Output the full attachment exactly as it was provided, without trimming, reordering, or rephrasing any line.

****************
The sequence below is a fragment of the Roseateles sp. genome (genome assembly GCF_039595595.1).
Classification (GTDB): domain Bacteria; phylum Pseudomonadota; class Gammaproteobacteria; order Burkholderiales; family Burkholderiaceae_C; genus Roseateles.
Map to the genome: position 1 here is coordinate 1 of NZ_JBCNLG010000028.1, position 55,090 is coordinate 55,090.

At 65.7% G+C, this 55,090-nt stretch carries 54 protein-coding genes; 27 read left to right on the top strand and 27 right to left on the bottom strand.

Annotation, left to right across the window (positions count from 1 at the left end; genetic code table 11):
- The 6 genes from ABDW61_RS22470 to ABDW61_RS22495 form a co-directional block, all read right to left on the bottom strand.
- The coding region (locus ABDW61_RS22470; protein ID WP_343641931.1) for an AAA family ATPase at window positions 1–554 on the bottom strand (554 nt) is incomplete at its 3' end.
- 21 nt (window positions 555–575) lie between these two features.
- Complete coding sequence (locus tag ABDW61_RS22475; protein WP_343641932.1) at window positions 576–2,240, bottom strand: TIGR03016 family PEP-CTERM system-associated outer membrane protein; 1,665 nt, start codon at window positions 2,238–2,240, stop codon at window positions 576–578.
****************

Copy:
The sequence below is a fragment of the Roseateles sp. genome (genome assembly GCF_039595595.1).
Classification (GTDB): domain Bacteria; phylum Pseudomonadota; class Gammaproteobacteria; order Burkholderiales; family Burkholderiaceae_C; genus Roseateles.
Map to the genome: position 1 here is coordinate 1 of NZ_JBCNLG010000028.1, position 55,090 is coordinate 55,090.

At 65.7% G+C, this 55,090-nt stretch carries 54 protein-coding genes; 27 read left to right on the top strand and 27 right to left on the bottom strand.

Annotation, left to right across the window (positions count from 1 at the left end; genetic code table 11):
- The 6 genes from ABDW61_RS22470 to ABDW61_RS22495 form a co-directional block, all read right to left on the bottom strand.
- The coding region (locus ABDW61_RS22470; protein ID WP_343641931.1) for an AAA family ATPase at window positions 1–554 on the bottom strand (554 nt) is incomplete at its 3' end.
- 21 nt (window positions 555–575) lie between these two features.
- Complete coding sequence (locus tag ABDW61_RS22475; protein WP_343641932.1) at window positions 576–2,240, bottom strand: TIGR03016 family PEP-CTERM system-associated outer membrane protein; 1,665 nt, start codon at window positions 2,238–2,240, stop codon at window positions 576–578.